We hear a lot about the many things that are disrupting the American workplace: demographics, globalization, automation, the decline of manufacturing, and, especially, technology. And it’s true — all of those are transforming the way we work, not just in American but worldwide.
But there’s another force transforming our lives and our work: non-work. Or, more specifically, what we’re doing in those hours when we’re not working. Rest: Why You Get More Done When You Work Less superbly illustrates this phenomenon, and even more importantly, offers some solutions.
Rest shows how the secret behind many of history’s most creative authors, scientists, thinkers, and politicians was that they were very serious and disciplines about rest. History has celebrated their achievements, but Pang shows the less-known ways they got there: they discovered a common set of strategies to practice deliberate rest, sustain their energy, boost their creativity, and lengthen their careers. Many, like myself, only discover the true value of rest after burning out or a midlife scare. (So if you’re facing your own crisis, it’s not too late. In fact, you’re right on time. And if you’re not in crisis mode, Rest is a much more enjoyable wake-up call than an eventual crash.)
The lives of Nobel prize-winning scientists, famous novelists, and composers described Rest may seem very different from our own. But even if your day jobs don’t resemble Albert Einstein’s or Toni Morrison’s, we can apply lessons from their lives to our lives. After all, we can learn from elite athletes about how to train, compete, and take care of our ourselves even if we don’t aspire to Usain Bolt-like swiftness.
So what rules guided their rest? They can be distilled down to a Ten Commandments of Rest.
1) Take Rest Seriously. Too often we treat rest as merely the absence of work, or something that gets in the way of reaching our goals. In reality, hard work and deliberate rest are partners; each sustains and supports the other.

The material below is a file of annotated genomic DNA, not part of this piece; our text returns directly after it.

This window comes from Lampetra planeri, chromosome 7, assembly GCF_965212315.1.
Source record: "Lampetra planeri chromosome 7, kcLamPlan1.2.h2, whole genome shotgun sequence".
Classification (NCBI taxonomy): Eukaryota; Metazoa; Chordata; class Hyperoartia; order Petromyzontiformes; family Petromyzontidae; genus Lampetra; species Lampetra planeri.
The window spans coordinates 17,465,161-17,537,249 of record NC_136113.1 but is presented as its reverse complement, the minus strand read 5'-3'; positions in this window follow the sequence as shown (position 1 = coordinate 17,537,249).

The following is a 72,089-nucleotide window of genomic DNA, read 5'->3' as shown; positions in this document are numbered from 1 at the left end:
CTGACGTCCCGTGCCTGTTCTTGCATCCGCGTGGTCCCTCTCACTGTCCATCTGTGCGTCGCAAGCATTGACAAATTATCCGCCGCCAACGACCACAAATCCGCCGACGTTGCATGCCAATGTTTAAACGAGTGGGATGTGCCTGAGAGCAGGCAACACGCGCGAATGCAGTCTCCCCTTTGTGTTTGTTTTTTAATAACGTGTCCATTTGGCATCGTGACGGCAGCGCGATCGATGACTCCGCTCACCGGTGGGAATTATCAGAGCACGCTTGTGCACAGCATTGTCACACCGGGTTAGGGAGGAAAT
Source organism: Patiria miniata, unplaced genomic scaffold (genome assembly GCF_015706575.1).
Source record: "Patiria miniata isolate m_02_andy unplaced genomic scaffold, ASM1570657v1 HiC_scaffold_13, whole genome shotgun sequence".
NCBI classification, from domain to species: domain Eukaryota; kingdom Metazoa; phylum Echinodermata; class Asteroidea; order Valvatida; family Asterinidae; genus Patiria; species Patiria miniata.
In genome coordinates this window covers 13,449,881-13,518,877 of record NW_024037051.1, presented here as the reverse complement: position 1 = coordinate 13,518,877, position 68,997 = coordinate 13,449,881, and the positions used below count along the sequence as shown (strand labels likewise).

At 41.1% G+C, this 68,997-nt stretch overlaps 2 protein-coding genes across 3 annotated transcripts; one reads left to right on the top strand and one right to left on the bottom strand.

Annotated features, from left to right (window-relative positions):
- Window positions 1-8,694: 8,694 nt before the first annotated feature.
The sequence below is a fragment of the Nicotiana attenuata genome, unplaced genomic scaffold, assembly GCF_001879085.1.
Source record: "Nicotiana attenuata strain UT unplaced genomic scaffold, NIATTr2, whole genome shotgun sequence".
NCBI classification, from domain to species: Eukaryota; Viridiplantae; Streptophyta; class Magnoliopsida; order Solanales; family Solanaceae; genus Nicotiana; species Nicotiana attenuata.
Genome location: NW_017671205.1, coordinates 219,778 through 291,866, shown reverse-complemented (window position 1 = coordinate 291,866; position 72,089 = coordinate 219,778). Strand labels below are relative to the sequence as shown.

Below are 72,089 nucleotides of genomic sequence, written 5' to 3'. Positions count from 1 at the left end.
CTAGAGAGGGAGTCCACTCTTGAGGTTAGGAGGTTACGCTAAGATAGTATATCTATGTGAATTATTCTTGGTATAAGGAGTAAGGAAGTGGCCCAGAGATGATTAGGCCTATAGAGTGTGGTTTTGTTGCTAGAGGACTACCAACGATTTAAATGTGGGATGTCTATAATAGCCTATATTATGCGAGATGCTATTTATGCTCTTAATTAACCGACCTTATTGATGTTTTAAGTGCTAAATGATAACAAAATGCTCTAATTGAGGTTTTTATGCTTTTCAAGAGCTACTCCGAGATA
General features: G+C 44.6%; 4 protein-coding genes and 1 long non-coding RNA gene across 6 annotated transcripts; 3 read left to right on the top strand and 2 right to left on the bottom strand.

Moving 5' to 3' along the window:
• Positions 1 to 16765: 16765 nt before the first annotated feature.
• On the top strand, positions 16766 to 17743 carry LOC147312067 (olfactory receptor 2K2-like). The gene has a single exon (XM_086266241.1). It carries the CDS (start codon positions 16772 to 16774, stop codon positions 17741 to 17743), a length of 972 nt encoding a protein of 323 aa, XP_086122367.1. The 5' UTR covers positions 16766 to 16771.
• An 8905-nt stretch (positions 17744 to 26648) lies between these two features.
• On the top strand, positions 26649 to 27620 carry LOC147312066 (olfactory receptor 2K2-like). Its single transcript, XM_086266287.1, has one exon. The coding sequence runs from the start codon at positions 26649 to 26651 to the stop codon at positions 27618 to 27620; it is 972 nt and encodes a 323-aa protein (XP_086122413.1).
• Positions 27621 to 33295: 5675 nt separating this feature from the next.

2) Focus. One way to create space for rest is to structure our daily schedules around unbroken periods of focused work. You can be a lot more productive in a couple of focused hours than in a day full of distractions and notifications.
3) Layer Work and Rest. Super creative people alternate periods of intensive work with periods of deliberate rest. Concentrating hard on a problem tempts their subconscious minds into working on it.
4) Get an Early Start. We’ve all had the experience of being amazingly productive in an hour when we’ve come in early and had the office to ourselves. Imagine what you could get done if you made getting in early a habit, and left earlier in the day.
5) Detach from Work. Psychologists find that people who keep busy during their free time, who don’t check their email and night and on weekends, and who truly leave work behind when they go on vacation (put that phone down!), are happier, more productive, and more resilient at work.
6) Detach from Devices. In our technology-obsessed reality, we carry our entire work world with us wherever we go. Achieving the kind of detachment we need for productive rest can’t really be done without regularly disconnecting from our devices.
7) Take a Week Off Every Season. The ideal vacation schedule is to take a week off every three months. This increases the amount of vacation-based energy and resilience we can draw on at work.
8) Practice Deep Play. People who have long, productive lives have hobbies or enjoy sports or activities that offer some of the same psychological rewards as their jobs but in a different setting, and without the frustrations of work.
9) Get Plenty of Exercise. The jocks-versus-nerd stereotype is outdated. The more movement you have in your life, the better your brain can perform.
10) Get Plenty of Sleep. Perhaps the most destructive myth of our work-obsessed culture is that sleep deprivation is a sign of commitment to one’s job. Sleep doesn’t just provide physical rest; it’s actually a time of incredible mental activating, giving our brains time to consolidate memories and skills, and clear out toxins that are associated with dementia late in life.
A global economy that never rests expects us to ignore our need for rest. To accelerate the culture shift and reclaim our lives, we need tools to help us push back against the culture of burnout and overwork. Rest is one of those tools.